For example, the federal False Claims Act authorizes qui tam actions against parties who have defrauded the federal government. If successful, a relator in a False Claims Act qui tam action may receive up to 30% of the government’s award.

In today’s Sound Off Louisiana feature, founder Robert Burns provides a comprehensive update on the Akula matter and explains why the distinct possibility does exist that Anderson may well receive that “boatload of money” as the U. S. Government pushes hard for $42 million in restitution during Akula’s sentencing on April 10, 2024:

 Burns provides comprehensive update of USA v. Dr. Shiva Akula, who is scheduled to be sentenced on April 10, 2024, at which time the US Attorney will be seeking the maximum 30-year prison sentence and a $42 million restitution order.

Let us supply the support documents we reference in the preceding video:

1.  Judge Africk’s 1/31/24 denial of Akula’s Motion for New Trial and Motion for Judgment of Acquittal.

2.  U. S. Attorney’s 1/28/24 Motion to Appoint Receiver.

3.  Judge Africk’s Order for Akula to Respond to the Motion to Appoint a Receiver No Later than Friday, March 8, 2024.

4.  Lis Pendens (Filed Monday, March 4, 2024):  St. Charles Avenue Condo in New OrleansCovington Hospice Facility; Clearview Hospice Facility in Metairie.

5.  U. S. Attorney’s March 5, 2014 Memorandum for Loss Calculation and Restitution Amounts.

Toward the middle of page five (5) of the Memorandum for Loss Calculations, it should be noted that a significant amount of Akula’s billings, according to the U. S. Attorney’s Office, entailed patients who were, “not hospice eligible.”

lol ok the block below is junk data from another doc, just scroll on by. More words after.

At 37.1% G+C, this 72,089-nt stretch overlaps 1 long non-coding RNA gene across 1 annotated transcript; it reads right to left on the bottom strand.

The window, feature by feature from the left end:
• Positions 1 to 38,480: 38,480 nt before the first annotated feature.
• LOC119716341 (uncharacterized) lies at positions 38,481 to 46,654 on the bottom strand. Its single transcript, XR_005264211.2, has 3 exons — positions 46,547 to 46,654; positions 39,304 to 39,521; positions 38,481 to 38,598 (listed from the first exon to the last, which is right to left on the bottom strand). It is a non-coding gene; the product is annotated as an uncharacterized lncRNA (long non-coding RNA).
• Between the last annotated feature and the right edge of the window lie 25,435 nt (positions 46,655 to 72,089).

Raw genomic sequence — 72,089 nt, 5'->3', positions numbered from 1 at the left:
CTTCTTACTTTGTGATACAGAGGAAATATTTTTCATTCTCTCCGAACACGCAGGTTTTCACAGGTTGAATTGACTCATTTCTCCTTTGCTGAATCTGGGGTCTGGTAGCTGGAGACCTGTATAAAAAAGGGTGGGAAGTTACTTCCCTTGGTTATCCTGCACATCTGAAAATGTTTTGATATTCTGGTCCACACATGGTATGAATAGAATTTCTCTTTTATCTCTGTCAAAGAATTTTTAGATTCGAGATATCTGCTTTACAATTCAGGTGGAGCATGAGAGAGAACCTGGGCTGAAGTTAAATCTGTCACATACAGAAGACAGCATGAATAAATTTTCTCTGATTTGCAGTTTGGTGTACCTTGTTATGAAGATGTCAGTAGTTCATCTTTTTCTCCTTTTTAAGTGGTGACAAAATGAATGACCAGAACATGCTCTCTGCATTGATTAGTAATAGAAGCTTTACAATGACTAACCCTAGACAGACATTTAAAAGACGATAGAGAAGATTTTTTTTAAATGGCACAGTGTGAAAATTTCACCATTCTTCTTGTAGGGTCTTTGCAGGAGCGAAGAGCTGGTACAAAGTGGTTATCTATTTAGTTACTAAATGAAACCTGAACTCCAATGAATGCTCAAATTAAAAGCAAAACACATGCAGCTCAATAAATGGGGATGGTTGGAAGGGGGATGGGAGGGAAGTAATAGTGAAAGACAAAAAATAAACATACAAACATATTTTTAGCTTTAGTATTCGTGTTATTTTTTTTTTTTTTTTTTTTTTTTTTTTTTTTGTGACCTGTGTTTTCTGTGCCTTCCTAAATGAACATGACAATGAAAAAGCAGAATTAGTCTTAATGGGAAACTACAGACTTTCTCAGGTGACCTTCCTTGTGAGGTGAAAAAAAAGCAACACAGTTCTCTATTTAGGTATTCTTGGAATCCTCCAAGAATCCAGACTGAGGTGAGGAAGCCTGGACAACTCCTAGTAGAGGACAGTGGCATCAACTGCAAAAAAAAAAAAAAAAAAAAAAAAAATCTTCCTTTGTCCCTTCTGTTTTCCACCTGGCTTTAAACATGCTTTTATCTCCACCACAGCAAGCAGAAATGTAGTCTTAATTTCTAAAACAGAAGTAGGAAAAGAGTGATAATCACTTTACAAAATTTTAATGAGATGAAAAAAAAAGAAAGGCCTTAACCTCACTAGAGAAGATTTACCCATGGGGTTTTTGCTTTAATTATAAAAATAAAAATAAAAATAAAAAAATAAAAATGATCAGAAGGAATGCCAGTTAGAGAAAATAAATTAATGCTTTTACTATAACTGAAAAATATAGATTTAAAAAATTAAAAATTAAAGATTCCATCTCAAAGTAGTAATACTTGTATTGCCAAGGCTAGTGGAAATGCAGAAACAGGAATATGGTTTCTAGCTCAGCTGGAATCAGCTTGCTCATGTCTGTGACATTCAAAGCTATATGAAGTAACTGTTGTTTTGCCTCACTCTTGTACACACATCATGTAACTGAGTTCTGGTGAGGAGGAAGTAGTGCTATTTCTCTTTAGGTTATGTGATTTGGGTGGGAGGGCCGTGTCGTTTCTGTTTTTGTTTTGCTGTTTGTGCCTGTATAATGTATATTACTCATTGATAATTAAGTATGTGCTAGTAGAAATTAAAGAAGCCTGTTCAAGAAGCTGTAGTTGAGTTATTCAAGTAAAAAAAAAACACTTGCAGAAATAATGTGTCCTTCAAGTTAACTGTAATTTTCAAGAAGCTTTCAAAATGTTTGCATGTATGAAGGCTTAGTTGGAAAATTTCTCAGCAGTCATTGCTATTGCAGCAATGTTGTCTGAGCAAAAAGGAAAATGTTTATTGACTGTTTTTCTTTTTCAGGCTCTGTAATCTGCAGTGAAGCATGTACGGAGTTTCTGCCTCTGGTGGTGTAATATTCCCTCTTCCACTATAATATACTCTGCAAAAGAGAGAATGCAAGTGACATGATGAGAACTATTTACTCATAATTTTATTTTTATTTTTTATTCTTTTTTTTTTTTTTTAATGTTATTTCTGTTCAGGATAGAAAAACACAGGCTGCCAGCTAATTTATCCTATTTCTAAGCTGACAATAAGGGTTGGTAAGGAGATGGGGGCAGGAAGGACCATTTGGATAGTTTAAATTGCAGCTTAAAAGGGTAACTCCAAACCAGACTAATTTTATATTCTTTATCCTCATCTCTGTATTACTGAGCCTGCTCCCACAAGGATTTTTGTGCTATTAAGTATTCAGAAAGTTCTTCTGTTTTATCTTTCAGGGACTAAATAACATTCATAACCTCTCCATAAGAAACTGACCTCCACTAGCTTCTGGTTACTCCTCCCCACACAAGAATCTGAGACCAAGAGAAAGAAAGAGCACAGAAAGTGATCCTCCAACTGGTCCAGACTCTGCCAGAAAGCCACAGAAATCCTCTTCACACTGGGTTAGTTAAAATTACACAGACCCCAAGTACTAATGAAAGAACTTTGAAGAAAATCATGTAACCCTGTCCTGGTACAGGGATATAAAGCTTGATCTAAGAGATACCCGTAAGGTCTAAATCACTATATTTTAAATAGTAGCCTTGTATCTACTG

We can’t help but be reminded of our past February 13, 2019 feature in which Billy Broussard went to excruciating lengths to authoritatively demonstrate his contention that Gravity District 8 of Ward 1 of Calcasieu Parish sought to defraud FEMA/GOHSEP by having ineligible debris reported to FEMA/GOHSEP as eligible.  All of this dealt with the “Indian Bayou project,” which entailed cleanup in the aftermath of the 2006 flood.

He did so via his October 4, 2018 email for which we supplied a link (two paragraphs above the audio file on the above-linked feature).  The email provides a link for a May 20, 2009 email from internal auditor Kelly Fontenot to FEMA/GOHSEP-contracted folk indicating a need to get those GPS locations to go away.

It must be nice when you’re the government and you can somehow make “GPS locations go away” such that potential FEMA/GOHSEP fraud goes undetected.  We bet Dr. Akula sure wishes he had a way to get, “those Medicare billing codes to go away.”

It appears he may spend the remainder of his life in Federal prison (along with complete liquidation of all of his assets) as a result of his having no such ability!